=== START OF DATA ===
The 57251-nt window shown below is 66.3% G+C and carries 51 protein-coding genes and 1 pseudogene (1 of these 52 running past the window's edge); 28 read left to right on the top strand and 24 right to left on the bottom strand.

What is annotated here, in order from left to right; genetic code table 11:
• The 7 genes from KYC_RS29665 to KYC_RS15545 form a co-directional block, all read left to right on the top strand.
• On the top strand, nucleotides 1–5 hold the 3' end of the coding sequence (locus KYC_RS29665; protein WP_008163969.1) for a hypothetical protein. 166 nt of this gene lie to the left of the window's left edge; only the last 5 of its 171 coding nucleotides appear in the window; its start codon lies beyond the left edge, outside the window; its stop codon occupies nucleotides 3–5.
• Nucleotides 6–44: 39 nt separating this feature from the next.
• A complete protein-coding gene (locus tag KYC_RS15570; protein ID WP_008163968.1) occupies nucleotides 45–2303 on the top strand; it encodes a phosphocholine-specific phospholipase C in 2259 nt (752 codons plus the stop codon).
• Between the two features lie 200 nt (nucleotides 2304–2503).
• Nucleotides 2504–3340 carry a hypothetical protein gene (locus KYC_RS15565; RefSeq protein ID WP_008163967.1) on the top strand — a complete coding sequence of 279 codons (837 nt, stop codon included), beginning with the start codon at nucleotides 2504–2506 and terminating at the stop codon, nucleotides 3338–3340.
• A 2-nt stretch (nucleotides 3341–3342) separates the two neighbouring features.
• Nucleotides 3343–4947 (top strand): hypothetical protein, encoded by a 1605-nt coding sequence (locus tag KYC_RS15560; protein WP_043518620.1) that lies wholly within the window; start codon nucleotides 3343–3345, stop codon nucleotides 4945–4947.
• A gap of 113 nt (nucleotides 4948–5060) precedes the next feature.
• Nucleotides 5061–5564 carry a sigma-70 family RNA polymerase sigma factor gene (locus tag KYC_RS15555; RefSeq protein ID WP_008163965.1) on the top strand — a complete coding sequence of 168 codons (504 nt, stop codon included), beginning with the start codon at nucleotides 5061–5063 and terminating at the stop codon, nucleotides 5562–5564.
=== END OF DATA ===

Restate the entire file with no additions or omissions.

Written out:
The 57251-nt window shown below is 66.3% G+C and carries 51 protein-coding genes and 1 pseudogene (1 of these 52 running past the window's edge); 28 read left to right on the top strand and 24 right to left on the bottom strand.

What is annotated here, in order from left to right; genetic code table 11:
• The 7 genes from KYC_RS29665 to KYC_RS15545 form a co-directional block, all read left to right on the top strand.
• On the top strand, nucleotides 1–5 hold the 3' end of the coding sequence (locus KYC_RS29665; protein WP_008163969.1) for a hypothetical protein. 166 nt of this gene lie to the left of the window's left edge; only the last 5 of its 171 coding nucleotides appear in the window; its start codon lies beyond the left edge, outside the window; its stop codon occupies nucleotides 3–5.
• Nucleotides 6–44: 39 nt separating this feature from the next.
• A complete protein-coding gene (locus tag KYC_RS15570; protein ID WP_008163968.1) occupies nucleotides 45–2303 on the top strand; it encodes a phosphocholine-specific phospholipase C in 2259 nt (752 codons plus the stop codon).
• Between the two features lie 200 nt (nucleotides 2304–2503).
• Nucleotides 2504–3340 carry a hypothetical protein gene (locus KYC_RS15565; RefSeq protein ID WP_008163967.1) on the top strand — a complete coding sequence of 279 codons (837 nt, stop codon included), beginning with the start codon at nucleotides 2504–2506 and terminating at the stop codon, nucleotides 3338–3340.
• A 2-nt stretch (nucleotides 3341–3342) separates the two neighbouring features.
• Nucleotides 3343–4947 (top strand): hypothetical protein, encoded by a 1605-nt coding sequence (locus tag KYC_RS15560; protein WP_043518620.1) that lies wholly within the window; start codon nucleotides 3343–3345, stop codon nucleotides 4945–4947.
• A gap of 113 nt (nucleotides 4948–5060) precedes the next feature.
• Nucleotides 5061–5564 carry a sigma-70 family RNA polymerase sigma factor gene (locus tag KYC_RS15555; RefSeq protein ID WP_008163965.1) on the top strand — a complete coding sequence of 168 codons (504 nt, stop codon included), beginning with the start codon at nucleotides 5061–5063 and terminating at the stop codon, nucleotides 5562–5564.